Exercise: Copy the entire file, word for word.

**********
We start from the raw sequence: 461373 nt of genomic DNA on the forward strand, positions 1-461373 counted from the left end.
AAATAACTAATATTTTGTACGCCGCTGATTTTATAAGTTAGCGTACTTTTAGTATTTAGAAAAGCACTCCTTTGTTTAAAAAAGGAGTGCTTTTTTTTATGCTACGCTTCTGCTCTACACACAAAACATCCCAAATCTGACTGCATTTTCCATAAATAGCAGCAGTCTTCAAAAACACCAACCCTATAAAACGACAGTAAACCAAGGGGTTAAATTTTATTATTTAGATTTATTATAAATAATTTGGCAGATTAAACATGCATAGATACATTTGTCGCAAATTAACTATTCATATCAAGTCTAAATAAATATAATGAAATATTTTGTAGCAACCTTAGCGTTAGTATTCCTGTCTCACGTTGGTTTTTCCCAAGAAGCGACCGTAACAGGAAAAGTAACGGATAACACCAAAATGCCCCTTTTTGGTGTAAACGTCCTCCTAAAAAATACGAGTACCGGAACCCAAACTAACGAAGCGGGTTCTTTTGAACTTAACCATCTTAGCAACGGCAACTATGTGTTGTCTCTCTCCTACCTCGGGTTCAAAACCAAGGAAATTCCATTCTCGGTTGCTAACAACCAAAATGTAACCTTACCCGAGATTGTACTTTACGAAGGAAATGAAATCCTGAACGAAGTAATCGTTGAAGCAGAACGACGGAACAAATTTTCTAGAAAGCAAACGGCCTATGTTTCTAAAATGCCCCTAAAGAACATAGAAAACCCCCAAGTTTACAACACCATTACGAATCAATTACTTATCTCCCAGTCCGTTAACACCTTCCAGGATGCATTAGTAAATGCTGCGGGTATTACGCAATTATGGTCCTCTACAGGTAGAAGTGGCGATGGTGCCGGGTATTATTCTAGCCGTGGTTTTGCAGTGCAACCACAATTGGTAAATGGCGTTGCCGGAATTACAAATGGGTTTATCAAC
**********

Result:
We start from the raw sequence: 461373 nt of genomic DNA on the forward strand, positions 1-461373 counted from the left end.
AAATAACTAATATTTTGTACGCCGCTGATTTTATAAGTTAGCGTACTTTTAGTATTTAGAAAAGCACTCCTTTGTTTAAAAAAGGAGTGCTTTTTTTTATGCTACGCTTCTGCTCTACACACAAAACATCCCAAATCTGACTGCATTTTCCATAAATAGCAGCAGTCTTCAAAAACACCAACCCTATAAAACGACAGTAAACCAAGGGGTTAAATTTTATTATTTAGATTTATTATAAATAATTTGGCAGATTAAACATGCATAGATACATTTGTCGCAAATTAACTATTCATATCAAGTCTAAATAAATATAATGAAATATTTTGTAGCAACCTTAGCGTTAGTATTCCTGTCTCACGTTGGTTTTTCCCAAGAAGCGACCGTAACAGGAAAAGTAACGGATAACACCAAAATGCCCCTTTTTGGTGTAAACGTCCTCCTAAAAAATACGAGTACCGGAACCCAAACTAACGAAGCGGGTTCTTTTGAACTTAACCATCTTAGCAACGGCAACTATGTGTTGTCTCTCTCCTACCTCGGGTTCAAAACCAAGGAAATTCCATTCTCGGTTGCTAACAACCAAAATGTAACCTTACCCGAGATTGTACTTTACGAAGGAAATGAAATCCTGAACGAAGTAATCGTTGAAGCAGAACGACGGAACAAATTTTCTAGAAAGCAAACGGCCTATGTTTCTAAAATGCCCCTAAAGAACATAGAAAACCCCCAAGTTTACAACACCATTACGAATCAATTACTTATCTCCCAGTCCGTTAACACCTTCCAGGATGCATTAGTAAATGCTGCGGGTATTACGCAATTATGGTCCTCTACAGGTAGAAGTGGCGATGGTGCCGGGTATTATTCTAGCCGTGGTTTTGCAGTGCAACCACAATTGGTAAATGGCGTTGCCGGAATTACAAATGGGTTTATCAAC